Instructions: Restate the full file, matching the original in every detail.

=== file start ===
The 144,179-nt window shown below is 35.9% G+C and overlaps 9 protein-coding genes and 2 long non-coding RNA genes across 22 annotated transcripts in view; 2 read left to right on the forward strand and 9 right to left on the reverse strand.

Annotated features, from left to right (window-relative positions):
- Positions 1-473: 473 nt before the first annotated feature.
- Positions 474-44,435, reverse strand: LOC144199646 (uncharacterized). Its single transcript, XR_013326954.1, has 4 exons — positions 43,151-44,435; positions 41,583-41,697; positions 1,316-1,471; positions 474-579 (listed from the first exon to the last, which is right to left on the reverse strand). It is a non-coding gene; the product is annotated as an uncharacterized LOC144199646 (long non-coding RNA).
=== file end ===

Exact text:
The 144,179-nt window shown below is 35.9% G+C and overlaps 9 protein-coding genes and 2 long non-coding RNA genes across 22 annotated transcripts in view; 2 read left to right on the forward strand and 9 right to left on the reverse strand.

Annotated features, from left to right (window-relative positions):
- Positions 1-473: 473 nt before the first annotated feature.
- Positions 474-44,435, reverse strand: LOC144199646 (uncharacterized). Its single transcript, XR_013326954.1, has 4 exons — positions 43,151-44,435; positions 41,583-41,697; positions 1,316-1,471; positions 474-579 (listed from the first exon to the last, which is right to left on the reverse strand). It is a non-coding gene; the product is annotated as an uncharacterized LOC144199646 (long non-coding RNA).